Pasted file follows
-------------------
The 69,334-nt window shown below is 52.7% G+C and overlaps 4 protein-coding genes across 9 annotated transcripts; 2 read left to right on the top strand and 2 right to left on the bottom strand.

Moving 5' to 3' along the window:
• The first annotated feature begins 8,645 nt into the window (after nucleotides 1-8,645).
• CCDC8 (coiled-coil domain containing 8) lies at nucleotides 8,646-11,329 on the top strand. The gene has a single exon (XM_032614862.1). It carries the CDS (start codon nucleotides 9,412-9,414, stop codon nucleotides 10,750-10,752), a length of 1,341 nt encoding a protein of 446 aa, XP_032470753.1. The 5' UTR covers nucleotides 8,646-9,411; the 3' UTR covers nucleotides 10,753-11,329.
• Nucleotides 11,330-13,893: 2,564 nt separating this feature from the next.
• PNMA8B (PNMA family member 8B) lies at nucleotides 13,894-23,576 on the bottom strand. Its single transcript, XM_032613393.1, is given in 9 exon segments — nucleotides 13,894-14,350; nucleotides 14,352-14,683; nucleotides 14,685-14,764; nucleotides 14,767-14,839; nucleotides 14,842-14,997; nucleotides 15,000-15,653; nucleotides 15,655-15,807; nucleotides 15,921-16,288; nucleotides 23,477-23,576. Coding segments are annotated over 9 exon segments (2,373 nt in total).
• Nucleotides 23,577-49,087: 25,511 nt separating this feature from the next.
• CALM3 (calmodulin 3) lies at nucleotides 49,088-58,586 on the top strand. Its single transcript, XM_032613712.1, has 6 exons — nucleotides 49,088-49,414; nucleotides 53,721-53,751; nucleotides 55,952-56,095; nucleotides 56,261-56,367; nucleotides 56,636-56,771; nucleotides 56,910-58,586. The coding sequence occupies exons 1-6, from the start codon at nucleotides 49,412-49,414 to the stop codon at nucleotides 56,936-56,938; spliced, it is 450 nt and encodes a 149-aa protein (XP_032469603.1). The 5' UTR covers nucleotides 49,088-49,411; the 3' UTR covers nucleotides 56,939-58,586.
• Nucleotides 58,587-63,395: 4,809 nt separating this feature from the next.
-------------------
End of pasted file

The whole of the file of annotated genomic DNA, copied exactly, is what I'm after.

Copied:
The 69,334-nt window shown below is 52.7% G+C and overlaps 4 protein-coding genes across 9 annotated transcripts; 2 read left to right on the top strand and 2 right to left on the bottom strand.

Moving 5' to 3' along the window:
• The first annotated feature begins 8,645 nt into the window (after nucleotides 1-8,645).
• CCDC8 (coiled-coil domain containing 8) lies at nucleotides 8,646-11,329 on the top strand. The gene has a single exon (XM_032614862.1). It carries the CDS (start codon nucleotides 9,412-9,414, stop codon nucleotides 10,750-10,752), a length of 1,341 nt encoding a protein of 446 aa, XP_032470753.1. The 5' UTR covers nucleotides 8,646-9,411; the 3' UTR covers nucleotides 10,753-11,329.
• Nucleotides 11,330-13,893: 2,564 nt separating this feature from the next.
• PNMA8B (PNMA family member 8B) lies at nucleotides 13,894-23,576 on the bottom strand. Its single transcript, XM_032613393.1, is given in 9 exon segments — nucleotides 13,894-14,350; nucleotides 14,352-14,683; nucleotides 14,685-14,764; nucleotides 14,767-14,839; nucleotides 14,842-14,997; nucleotides 15,000-15,653; nucleotides 15,655-15,807; nucleotides 15,921-16,288; nucleotides 23,477-23,576. Coding segments are annotated over 9 exon segments (2,373 nt in total).
• Nucleotides 23,577-49,087: 25,511 nt separating this feature from the next.
• CALM3 (calmodulin 3) lies at nucleotides 49,088-58,586 on the top strand. Its single transcript, XM_032613712.1, has 6 exons — nucleotides 49,088-49,414; nucleotides 53,721-53,751; nucleotides 55,952-56,095; nucleotides 56,261-56,367; nucleotides 56,636-56,771; nucleotides 56,910-58,586. The coding sequence occupies exons 1-6, from the start codon at nucleotides 49,412-49,414 to the stop codon at nucleotides 56,936-56,938; spliced, it is 450 nt and encodes a 149-aa protein (XP_032469603.1). The 5' UTR covers nucleotides 49,088-49,411; the 3' UTR covers nucleotides 56,939-58,586.
• Nucleotides 58,587-63,395: 4,809 nt separating this feature from the next.